We are all a little piece of God. God lives within all of us. Ever get a gut feeling? That was a whisper from God. You don't have to have
religion to find God, just an open mind and an open heart. I found organized religion to be an impediment to me, they each have their own perspective
on the truth but most require strict adherence to that perspective.
After extensive research, Armour (1994) introduced the concept of functional ‘heart brain’. His work revealed that the heart has a complex
intrinsic nervous system that is sufficiently sophisticated to qualify as a ‘little brain’ in its own right. The heart’s brain is an intricate
network of several types of neurons, neurotransmitters, proteins and support cells similar to those found in the brain proper. Its elaborate circuitry
enables it to act independently of the cranial brain – to learn, remember, and even feel and sense. The heart’s nervous system contains around
40,000 neurons, called sensory neurites (Armour, 1991). Information from the heart - including feeling sensations - is sent to the brain through
several afferents. These afferent nerve pathways enter the brain at the area of the medulla, and cascade up into the higher centres of the brain,
where they may influence perception, decision making and other cognitive processes (Armour, 2004).
Thus, it was revealed that the heart has its own intrinsic nervous system that operates and processes information independently of the brain or
nervous system. This is what allows a heart transplant to work. Normally, the heart communicates with the brain via nerve fibres running through the
vagus nerve and the spinal column. In a heart transplant, these nerve connections do not reconnect for an extended period of time; in the meantime,
the transplanted heart is able to function in its new host only through the capacity of its intact, intrinsic nervous system (Murphy, et al, 2000)
Research has also revealed that the heart communicates information to the brain and throughout the body via electromagnetic field interactions. The
heart generates the body’s most powerful and most extensive rhythmic electromagnetic field. The heart’s magnetic component is about 500 times
stronger than the brain’s magnetic field and can be detected several feet away from the body. It was proposed that, this heart field acts as a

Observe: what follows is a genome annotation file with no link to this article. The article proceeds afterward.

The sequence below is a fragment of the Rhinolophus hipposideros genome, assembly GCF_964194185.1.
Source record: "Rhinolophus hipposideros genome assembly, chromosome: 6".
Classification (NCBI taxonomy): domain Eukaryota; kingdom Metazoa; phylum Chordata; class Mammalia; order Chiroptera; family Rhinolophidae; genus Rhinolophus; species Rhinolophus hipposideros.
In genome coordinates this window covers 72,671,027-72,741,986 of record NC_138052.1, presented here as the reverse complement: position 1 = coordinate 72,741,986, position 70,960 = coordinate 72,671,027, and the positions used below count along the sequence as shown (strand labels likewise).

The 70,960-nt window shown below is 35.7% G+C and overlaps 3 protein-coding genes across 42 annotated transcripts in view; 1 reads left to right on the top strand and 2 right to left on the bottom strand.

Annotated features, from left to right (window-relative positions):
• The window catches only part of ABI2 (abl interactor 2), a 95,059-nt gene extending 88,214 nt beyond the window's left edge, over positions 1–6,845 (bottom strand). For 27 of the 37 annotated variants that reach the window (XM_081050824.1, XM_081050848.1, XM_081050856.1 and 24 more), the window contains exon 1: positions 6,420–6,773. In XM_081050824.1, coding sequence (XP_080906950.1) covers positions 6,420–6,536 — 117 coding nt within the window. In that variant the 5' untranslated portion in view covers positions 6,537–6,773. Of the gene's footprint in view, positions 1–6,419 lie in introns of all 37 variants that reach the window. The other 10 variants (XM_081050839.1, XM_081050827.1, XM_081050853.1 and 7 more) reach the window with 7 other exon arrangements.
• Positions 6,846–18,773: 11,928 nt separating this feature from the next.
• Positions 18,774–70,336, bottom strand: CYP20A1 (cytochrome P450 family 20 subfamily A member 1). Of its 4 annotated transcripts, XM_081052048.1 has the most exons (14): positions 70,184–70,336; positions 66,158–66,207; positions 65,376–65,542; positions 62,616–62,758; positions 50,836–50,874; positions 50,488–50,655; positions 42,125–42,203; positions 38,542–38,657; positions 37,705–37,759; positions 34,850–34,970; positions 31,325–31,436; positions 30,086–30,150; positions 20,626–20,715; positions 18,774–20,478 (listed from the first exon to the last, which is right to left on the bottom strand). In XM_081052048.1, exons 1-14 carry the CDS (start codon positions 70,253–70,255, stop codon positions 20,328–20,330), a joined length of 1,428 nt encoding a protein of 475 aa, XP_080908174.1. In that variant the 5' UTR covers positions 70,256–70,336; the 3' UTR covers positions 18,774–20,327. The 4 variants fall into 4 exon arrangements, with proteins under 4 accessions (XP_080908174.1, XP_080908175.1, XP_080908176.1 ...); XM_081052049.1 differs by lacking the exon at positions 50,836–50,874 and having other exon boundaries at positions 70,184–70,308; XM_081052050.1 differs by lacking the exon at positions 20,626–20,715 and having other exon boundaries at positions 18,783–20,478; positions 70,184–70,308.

carrier wave for information that provides a global synchronizing signal for the entire body (McCraty, Bradley & Tomasino, 2004)
Data indicate that when heart rhythm patterns are coherent, the neural information sent to the brain facilitates cortical function. This effect is
often experienced as heightened mental clarity, improved decision making and increased creativity. Additionally, coherent input from the heart tends
to facilitate the experience of positive feeling states. This may explain why most people associate love and other positive feelings with the heart
and why many people actually feel or sense these emotions in the area of the heart. So, the heart seems to be intimately involved in the generation of
psychophysiological coherence (Tille et al, 1996, & McCraty, 2000).
There is now evidence that a subtle yet influential electromagnetic or ‘energetic’ communication system operates just below our conscious
awareness. Energetic interactions possibly contribute to the ‘magnetic’ attractions or repulsions that occur between individuals, and also affect
social relationships. It was also found that one person’s brain waves can synchronize to another person’s heart (McCraty, 2004).
A very interesting research finding has been that the heart is involved in the processing and decoding of intuitive information (McCraty, Atkinson &
Bradley, 2004). Previous data suggests that the heart’s field was directly involved in intuitive perception, through its coupling to an energetic
information field outside the boundoutside the bounds of space and time (Childre & McCraty, 2001). Using a rigorous experimental design; there was
evidence that both the heart and brain receive and respond to information about a future event before the event actually happens. Even more surprising
was that the heart appeared to receive this intuitive information before the brain (McCraty, Atkinson & Bradley, 2004).